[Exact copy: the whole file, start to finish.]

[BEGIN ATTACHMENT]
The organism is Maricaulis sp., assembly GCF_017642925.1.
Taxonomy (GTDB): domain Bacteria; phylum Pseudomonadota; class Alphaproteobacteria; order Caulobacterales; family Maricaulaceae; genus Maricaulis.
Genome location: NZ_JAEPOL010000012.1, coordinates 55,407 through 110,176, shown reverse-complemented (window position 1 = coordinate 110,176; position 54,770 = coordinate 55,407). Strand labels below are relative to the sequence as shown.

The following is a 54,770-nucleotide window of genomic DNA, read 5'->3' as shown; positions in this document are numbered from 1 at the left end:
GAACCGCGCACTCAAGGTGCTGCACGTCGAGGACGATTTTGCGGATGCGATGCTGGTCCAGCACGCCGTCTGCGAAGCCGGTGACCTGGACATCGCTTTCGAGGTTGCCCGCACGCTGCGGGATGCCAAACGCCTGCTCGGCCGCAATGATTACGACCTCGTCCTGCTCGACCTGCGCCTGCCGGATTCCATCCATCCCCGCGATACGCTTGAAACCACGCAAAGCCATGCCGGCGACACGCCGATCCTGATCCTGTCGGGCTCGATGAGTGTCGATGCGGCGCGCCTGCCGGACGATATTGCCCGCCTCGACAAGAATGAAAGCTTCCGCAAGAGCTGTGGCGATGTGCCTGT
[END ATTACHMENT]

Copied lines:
The organism is Maricaulis sp., assembly GCF_017642925.1.
Taxonomy (GTDB): domain Bacteria; phylum Pseudomonadota; class Alphaproteobacteria; order Caulobacterales; family Maricaulaceae; genus Maricaulis.
Genome location: NZ_JAEPOL010000012.1, coordinates 55,407 through 110,176, shown reverse-complemented (window position 1 = coordinate 110,176; position 54,770 = coordinate 55,407). Strand labels below are relative to the sequence as shown.

The following is a 54,770-nucleotide window of genomic DNA, read 5'->3' as shown; positions in this document are numbered from 1 at the left end:
GAACCGCGCACTCAAGGTGCTGCACGTCGAGGACGATTTTGCGGATGCGATGCTGGTCCAGCACGCCGTCTGCGAAGCCGGTGACCTGGACATCGCTTTCGAGGTTGCCCGCACGCTGCGGGATGCCAAACGCCTGCTCGGCCGCAATGATTACGACCTCGTCCTGCTCGACCTGCGCCTGCCGGATTCCATCCATCCCCGCGATACGCTTGAAACCACGCAAAGCCATGCCGGCGACACGCCGATCCTGATCCTGTCGGGCTCGATGAGTGTCGATGCGGCGCGCCTGCCGGACGATATTGCCCGCCTCGACAAGAATGAAAGCTTCCGCAAGAGCTGTGGCGATGTGCCTGT